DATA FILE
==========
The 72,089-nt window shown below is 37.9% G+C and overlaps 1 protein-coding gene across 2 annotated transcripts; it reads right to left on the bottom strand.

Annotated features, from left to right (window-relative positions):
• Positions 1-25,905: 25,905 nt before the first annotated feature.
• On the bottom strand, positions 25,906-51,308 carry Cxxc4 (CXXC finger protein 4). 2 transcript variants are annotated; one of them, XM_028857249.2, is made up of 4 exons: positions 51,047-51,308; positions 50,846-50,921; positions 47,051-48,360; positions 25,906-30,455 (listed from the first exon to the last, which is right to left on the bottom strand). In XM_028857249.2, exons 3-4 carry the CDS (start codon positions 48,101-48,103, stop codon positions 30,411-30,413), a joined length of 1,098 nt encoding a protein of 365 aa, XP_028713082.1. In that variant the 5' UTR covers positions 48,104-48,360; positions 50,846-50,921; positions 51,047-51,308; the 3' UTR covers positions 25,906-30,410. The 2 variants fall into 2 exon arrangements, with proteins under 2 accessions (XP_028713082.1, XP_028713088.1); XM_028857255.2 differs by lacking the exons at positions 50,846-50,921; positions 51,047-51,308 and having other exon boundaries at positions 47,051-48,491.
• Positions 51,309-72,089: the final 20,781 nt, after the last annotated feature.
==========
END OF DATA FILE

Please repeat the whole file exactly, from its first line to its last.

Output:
The 72,089-nt window shown below is 37.9% G+C and overlaps 1 protein-coding gene across 2 annotated transcripts; it reads right to left on the bottom strand.

Annotated features, from left to right (window-relative positions):
• Positions 1-25,905: 25,905 nt before the first annotated feature.
• On the bottom strand, positions 25,906-51,308 carry Cxxc4 (CXXC finger protein 4). 2 transcript variants are annotated; one of them, XM_028857249.2, is made up of 4 exons: positions 51,047-51,308; positions 50,846-50,921; positions 47,051-48,360; positions 25,906-30,455 (listed from the first exon to the last, which is right to left on the bottom strand). In XM_028857249.2, exons 3-4 carry the CDS (start codon positions 48,101-48,103, stop codon positions 30,411-30,413), a joined length of 1,098 nt encoding a protein of 365 aa, XP_028713082.1. In that variant the 5' UTR covers positions 48,104-48,360; positions 50,846-50,921; positions 51,047-51,308; the 3' UTR covers positions 25,906-30,410. The 2 variants fall into 2 exon arrangements, with proteins under 2 accessions (XP_028713082.1, XP_028713088.1); XM_028857255.2 differs by lacking the exons at positions 50,846-50,921; positions 51,047-51,308 and having other exon boundaries at positions 47,051-48,491.
• Positions 51,309-72,089: the final 20,781 nt, after the last annotated feature.